Bundle Splitting

Kea - High level abstraction between React and Redux - Interview with Marius Andra

Currently, the production version of the application is a single JavaScript file. If the application is changed, the client must download vendor dependencies as well.

It would be better to download only the changed portion. If the vendor dependencies change, then the client should fetch only the vendor dependencies. The same goes for actual application code. Bundle splitting can be achieved using CommonsChunkPlugin.

To invalidate the bundles properly, you have to attach hashes to the generated bundles as discussed in the Adding Hashes to Filenames chapter.

The Idea of Bundle Splitting#

With bundle splitting, you can push the vendor dependencies to a bundle of their own and benefit from client level caching. This can be done in such a way that the whole size of the application remains the same. Given there are more requests to perform, there's a slight overhead. But the benefit of caching makes up for this cost.

To give you a quick example, instead of having app.js (100 kB), you could end up with app.js (10 kB) and vendor.js (90 kB). Now changes made to the application are cheap for the clients that have already used the application earlier.

Caching comes with its problems. One of those is cache invalidation. A potential approach related to that is discussed in the Adding Hashes to Filenames chapter.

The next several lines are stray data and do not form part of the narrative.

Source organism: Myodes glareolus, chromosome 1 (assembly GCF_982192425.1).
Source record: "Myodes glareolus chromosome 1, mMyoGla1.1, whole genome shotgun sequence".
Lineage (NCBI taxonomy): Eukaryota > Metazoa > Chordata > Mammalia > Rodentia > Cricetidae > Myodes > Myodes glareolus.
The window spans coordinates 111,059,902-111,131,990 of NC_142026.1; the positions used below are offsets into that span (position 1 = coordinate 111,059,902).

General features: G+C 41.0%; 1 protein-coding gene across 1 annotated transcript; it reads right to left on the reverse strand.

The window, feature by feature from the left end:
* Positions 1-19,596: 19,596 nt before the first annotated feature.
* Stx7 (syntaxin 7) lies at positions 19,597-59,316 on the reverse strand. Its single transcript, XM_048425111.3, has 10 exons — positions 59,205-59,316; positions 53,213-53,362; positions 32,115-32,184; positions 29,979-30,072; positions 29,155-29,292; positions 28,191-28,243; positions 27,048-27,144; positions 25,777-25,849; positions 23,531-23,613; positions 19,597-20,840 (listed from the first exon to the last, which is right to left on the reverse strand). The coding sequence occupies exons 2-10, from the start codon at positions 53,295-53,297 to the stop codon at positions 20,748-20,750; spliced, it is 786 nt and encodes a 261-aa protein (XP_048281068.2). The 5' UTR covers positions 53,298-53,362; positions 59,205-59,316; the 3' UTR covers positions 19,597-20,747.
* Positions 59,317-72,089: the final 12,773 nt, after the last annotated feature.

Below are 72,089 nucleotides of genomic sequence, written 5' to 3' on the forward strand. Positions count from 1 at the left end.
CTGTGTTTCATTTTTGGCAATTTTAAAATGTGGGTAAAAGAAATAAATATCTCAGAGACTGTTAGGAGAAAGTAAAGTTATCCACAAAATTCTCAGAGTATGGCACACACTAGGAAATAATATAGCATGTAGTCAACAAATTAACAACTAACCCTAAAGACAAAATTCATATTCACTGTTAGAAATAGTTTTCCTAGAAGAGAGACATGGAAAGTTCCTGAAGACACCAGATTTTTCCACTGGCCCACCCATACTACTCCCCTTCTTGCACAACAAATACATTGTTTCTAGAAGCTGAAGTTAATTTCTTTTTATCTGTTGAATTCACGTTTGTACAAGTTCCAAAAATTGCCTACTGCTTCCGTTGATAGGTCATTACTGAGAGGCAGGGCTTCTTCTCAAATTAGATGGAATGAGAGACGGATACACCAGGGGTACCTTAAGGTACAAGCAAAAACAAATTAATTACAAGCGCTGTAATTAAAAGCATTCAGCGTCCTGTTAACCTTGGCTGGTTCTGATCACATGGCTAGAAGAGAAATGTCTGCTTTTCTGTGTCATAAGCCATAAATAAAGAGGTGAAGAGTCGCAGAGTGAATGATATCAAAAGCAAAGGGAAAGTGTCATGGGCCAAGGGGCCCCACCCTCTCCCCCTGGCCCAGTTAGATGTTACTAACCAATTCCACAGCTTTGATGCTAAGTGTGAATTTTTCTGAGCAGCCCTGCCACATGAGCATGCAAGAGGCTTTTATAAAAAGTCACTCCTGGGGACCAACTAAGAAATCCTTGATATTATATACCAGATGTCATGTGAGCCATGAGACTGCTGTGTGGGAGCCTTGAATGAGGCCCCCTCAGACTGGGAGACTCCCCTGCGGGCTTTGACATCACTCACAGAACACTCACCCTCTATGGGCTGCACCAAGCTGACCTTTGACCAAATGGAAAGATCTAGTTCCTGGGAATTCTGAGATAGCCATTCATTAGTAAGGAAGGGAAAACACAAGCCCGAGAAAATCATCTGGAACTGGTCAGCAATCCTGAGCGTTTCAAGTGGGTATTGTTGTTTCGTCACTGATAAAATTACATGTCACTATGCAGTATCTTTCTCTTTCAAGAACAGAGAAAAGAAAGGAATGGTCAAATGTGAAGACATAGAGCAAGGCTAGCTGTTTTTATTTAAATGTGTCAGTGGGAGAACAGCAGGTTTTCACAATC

Bundle splitting isn't the only way out. The Code Splitting chapter discusses another, more granular way.

Adding Something to Split#

Given there's not much to split into the vendor bundle yet, you should add something there. Add React to the project first:

npm install react --save

Then make the project depend on it:

app/index.js

import 'react';
...

Execute npm run build to get a baseline build. You should end up with something as below:

Hash: 2db5a05e02ac73897fd4
Version: webpack 2.2.1
Time: 2864ms
        Asset       Size  Chunks                    Chunk Names
     logo.png      77 kB          [emitted]
  ...font.eot     166 kB          [emitted]
...font.woff2    77.2 kB          [emitted]
 ...font.woff      98 kB          [emitted]
  ...font.svg     444 kB          [emitted]  [big]
  ...font.ttf     166 kB          [emitted]
app.js 140 kB 0 [emitted] app
app.css 3.89 kB 0 [emitted] app app.js.map 165 kB 0 [emitted] app app.css.map 84 bytes 0 [emitted] app index.html 218 bytes [emitted] [0] ./~/process/browser.js 5.3 kB {0} [built] [3] ./~/react/lib/ReactElement.js 11.2 kB {0} [built] [18] ./app/component.js 272 bytes {0} [built] ...

As you can see, app.js is big. That is something to fix next.

Setting Up a vendor Bundle#

So far, the project has only a single entry named as app. The configuration tells webpack to traverse dependencies starting from the app entry directory and then to output the resulting bundle below the build directory using the entry name and .js extension.

To improve the situation, you can define a vendor entry containing React by matching the dependency name. It's possible to generate this information automatically as discussed at the end of this chapter, but a static array is enough to illustrate the basic idea. Change the code:

webpack.config.js

const productionConfig = merge([
{ entry: { vendor: ['react'], }, },
... ]);